No or low spontaneous productions of TNF-α and IL-6 were noticed for patients (n=11) and healthy volunteers (n=7), whereas high amounts of IL-1ra were produced in vitro without any stimulation by the patients’ leukocytes (Figure 4). LPS stimulation induced the production of high amounts of TNF-α and IL-6 in healthy volunteers, whereas no TNF-α and low levels of IL-6 were produced by the leukocytes of OHCA patients. Conversely, patients’ leukocytes were responsive to SAC and produced amounts of TNF-α and IL-6 similar to those obtained from healthy control subjects. For IL-1ra, not only were the leukocytes from OHCA patients able to secrete this molecule in response to LPS or SAC, but the amounts were significantly higher than those found in healthy control subjects (Figure 4).
The ability of T lymphocytes from OHCA patients to produce cytokines in vitro was also impaired. ConA-induced IFN-γ and IL-10 productions were significantly reduced compared with production in healthy volunteers. IL-10 production in response to PHA was also reduced in patients, whereas PHA-induced IFN-γ was unaltered (data not shown).
We repeated this experiment on 7 of these patients surviving on day 3 with identical results (data not shown).
In Vitro Plasma Exchange Experiments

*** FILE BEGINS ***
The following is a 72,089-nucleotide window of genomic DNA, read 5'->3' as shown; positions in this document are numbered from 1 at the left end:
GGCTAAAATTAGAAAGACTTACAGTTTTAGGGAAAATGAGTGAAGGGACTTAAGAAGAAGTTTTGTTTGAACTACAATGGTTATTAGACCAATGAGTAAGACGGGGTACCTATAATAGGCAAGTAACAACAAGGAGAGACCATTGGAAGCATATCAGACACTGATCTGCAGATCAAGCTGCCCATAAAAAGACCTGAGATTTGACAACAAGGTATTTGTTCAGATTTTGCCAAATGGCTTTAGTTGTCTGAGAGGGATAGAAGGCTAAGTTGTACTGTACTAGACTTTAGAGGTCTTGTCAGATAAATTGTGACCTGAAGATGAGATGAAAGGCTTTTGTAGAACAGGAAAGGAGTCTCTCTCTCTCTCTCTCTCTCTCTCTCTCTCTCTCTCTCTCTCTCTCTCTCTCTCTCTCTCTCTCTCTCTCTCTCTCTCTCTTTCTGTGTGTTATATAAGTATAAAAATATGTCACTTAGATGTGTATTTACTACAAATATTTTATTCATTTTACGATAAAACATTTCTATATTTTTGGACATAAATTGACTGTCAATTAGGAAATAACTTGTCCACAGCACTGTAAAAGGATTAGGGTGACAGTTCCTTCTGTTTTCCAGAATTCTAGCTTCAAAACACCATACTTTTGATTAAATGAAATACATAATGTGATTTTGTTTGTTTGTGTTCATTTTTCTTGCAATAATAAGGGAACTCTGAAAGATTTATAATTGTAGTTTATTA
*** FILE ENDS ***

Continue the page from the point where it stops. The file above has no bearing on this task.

In vitro plasma exchange experiments were performed to determine whether the hyporeactivity observed in the patients’ leukocytes (n=7) could be reversed by incubation with plasma from healthy control subjects (n=7). These experiments also tested the capacity of the plasma of OHCA patients to exert an inhibitory effect on cytokine production by leukocytes from healthy control subjects (data not shown). The effect of experimental procedures themselves on cellular reactivity was tested by mixing autologous cell pellets and plasma at the end of the washing steps, and in all cases, the production of TNF-α was compared with that obtained with whole blood without separation. As already reported, almost no TNF-α was produced in the whole blood from OHCA patients in response to LPS, whereas leukocytes were responsive to SAC stimulation. When the cells from healthy control subjects were incubated with plasma from OHCA patients, a strong inhibition of TNF-α production was observed. The levels of TNF-α were significantly lower than those obtained before blood fractionation and also lower than those of reconstituted autologous blood. In addition, the hyporeactivity of leukocytes of OHCA patients revealed with LPS was not reverted when the cells were washed and incubated with plasma from healthy control subjects. In contrast, the in vitro plasma and cellular exchanges did not significantly affect the SAC-induced TNF production.